I have recently been introduced to two teaching methods that seem to break the rules of fly casting instruction. One I saw as a demonstration and the other is on Youtube and both, in my opinion, are brilliant.
Generally when teaching fly casting you start with either the roll cast or a pickup and lay down, then move on to falsecasting, shooting line and finally double hauling. If we start in the middle we would start with falsecasting, if we start at the end we would start with the double haul.
There are a few things that are always difficult to get over to a student like, the backcast has to be as good as the front, how important loop formation is and, the worst of all, not cast just using the wrist. From that point of view it really doesn’t matter where you start, it’s always going to be a struggle to get those concepts over to the student. So, why not chuck them into the deep end and go straight to the most difficult thing for a caster to learn, the double haul.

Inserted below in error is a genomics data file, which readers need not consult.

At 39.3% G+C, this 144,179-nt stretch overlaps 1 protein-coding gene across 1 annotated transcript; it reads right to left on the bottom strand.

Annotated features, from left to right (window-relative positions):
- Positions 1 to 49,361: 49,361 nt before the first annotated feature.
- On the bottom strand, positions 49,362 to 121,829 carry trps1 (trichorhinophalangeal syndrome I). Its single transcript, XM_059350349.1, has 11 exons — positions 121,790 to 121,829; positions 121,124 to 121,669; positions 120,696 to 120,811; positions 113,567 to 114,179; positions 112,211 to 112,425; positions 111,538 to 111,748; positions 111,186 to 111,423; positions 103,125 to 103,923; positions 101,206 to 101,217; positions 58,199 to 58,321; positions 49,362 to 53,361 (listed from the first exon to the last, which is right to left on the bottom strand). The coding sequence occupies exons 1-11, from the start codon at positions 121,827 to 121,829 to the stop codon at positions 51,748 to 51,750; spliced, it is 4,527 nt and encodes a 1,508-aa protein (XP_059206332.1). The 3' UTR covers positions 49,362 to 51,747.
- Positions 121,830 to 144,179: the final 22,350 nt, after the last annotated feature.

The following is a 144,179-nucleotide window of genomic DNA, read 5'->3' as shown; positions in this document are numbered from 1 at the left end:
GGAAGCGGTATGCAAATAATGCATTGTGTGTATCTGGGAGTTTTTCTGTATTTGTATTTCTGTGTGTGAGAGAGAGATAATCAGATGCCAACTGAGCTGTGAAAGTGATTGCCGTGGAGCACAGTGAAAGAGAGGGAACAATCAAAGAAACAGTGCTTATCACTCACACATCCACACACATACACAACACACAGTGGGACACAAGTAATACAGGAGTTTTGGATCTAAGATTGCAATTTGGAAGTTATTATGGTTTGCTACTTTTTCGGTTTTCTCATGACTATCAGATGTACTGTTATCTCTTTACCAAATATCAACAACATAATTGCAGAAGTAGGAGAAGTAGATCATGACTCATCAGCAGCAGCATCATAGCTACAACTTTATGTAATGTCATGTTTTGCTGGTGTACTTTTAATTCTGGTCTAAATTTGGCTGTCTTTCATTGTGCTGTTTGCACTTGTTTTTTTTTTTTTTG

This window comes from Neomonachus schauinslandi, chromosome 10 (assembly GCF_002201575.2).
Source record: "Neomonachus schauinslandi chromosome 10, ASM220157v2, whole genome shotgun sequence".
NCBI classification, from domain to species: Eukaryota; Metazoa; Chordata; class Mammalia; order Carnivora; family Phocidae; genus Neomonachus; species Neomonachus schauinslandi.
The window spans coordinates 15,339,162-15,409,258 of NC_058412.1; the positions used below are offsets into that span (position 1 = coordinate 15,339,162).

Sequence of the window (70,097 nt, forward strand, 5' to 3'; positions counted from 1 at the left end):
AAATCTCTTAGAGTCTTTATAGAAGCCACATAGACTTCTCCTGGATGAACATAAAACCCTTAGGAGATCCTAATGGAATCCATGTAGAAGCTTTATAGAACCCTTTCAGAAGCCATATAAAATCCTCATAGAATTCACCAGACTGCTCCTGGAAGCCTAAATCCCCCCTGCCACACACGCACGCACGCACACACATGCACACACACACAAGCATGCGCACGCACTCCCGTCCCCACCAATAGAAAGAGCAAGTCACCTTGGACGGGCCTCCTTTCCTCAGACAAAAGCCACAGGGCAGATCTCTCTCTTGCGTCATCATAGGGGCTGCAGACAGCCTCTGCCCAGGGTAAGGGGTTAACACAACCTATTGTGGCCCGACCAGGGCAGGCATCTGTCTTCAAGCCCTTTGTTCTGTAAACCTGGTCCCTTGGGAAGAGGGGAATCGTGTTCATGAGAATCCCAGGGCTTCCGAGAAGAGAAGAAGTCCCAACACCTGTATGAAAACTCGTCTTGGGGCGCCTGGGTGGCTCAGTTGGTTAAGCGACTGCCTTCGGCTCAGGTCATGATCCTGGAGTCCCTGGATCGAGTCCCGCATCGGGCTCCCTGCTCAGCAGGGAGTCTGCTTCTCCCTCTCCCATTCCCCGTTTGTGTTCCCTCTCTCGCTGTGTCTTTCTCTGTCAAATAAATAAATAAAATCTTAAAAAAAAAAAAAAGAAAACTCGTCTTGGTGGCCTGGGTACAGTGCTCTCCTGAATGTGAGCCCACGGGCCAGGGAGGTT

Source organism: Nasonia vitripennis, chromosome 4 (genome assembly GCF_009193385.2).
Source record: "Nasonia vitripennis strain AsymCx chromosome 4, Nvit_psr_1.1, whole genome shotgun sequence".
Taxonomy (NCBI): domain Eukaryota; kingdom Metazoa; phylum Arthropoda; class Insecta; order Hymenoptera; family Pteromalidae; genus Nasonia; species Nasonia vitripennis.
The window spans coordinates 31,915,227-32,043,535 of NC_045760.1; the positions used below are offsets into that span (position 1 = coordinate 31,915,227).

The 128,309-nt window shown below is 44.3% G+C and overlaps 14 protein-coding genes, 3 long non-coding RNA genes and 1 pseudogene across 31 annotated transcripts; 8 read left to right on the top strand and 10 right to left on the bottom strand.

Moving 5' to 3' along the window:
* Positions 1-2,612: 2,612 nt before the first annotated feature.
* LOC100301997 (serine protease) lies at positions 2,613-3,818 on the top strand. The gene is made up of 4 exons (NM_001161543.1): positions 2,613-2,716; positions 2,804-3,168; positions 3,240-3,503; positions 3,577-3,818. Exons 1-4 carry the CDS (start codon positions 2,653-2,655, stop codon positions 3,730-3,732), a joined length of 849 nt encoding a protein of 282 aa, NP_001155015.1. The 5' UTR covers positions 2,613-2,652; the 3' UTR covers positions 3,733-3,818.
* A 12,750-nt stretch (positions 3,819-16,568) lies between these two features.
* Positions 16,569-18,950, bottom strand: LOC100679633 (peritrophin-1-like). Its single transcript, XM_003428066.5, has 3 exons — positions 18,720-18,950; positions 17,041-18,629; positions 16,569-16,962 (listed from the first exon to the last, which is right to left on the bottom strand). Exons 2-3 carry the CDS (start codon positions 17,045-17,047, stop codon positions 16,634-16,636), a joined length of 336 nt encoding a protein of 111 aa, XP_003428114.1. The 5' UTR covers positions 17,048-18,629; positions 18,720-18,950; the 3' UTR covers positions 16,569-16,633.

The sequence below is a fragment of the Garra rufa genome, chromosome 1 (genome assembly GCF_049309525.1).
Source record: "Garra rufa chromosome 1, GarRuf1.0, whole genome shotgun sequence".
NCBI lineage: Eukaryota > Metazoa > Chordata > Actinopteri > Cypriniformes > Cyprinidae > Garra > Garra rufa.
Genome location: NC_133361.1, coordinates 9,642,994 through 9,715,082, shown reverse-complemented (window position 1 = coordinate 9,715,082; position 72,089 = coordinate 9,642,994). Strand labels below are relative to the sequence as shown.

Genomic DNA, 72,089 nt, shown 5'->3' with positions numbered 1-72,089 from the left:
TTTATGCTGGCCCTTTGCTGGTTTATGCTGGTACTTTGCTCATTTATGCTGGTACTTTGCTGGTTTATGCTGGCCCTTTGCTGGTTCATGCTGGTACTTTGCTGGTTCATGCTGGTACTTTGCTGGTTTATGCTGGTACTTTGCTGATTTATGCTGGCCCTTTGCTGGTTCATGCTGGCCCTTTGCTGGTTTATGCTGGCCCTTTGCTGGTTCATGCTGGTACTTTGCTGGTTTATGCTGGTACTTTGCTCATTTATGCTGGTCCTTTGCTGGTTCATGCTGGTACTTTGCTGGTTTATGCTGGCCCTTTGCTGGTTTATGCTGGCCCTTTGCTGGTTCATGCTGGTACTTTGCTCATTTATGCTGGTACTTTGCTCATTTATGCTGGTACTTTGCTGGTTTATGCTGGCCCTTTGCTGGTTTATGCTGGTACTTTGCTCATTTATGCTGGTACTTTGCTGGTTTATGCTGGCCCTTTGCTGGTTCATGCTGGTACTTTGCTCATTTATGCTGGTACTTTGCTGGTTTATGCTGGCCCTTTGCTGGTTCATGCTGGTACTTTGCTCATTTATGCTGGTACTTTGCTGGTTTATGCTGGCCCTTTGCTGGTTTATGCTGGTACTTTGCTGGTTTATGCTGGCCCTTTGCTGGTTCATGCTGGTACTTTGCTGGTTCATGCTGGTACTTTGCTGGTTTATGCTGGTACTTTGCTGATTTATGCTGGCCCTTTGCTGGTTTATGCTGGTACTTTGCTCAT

It’s a bit like how my wife reads a book, read the last page first then the rest of it makes sense!
They have to work out timing, stopping the rod, loop formation and using two hands, if they can grasp that then the rest is relatively easy. When you go back to the beginning (roll cast or pick up and lay down) my guess would be that they would only have to be shown a couple of times and they would get it straight away.
Starting at the conventional beginning every new cast we try to teach has to be explained and concepts described. If we start at the end the student will have had to learn most of this and they will have experienced, and have a greater understanding of, the mechanics of flycasting.
I am going to try and marry this to Lee Cummings method that he demo’d in Scotland, which means I won’t be starting at the end but in the middle, then I will go to the end, then back to the beginning.
Right, who’s first?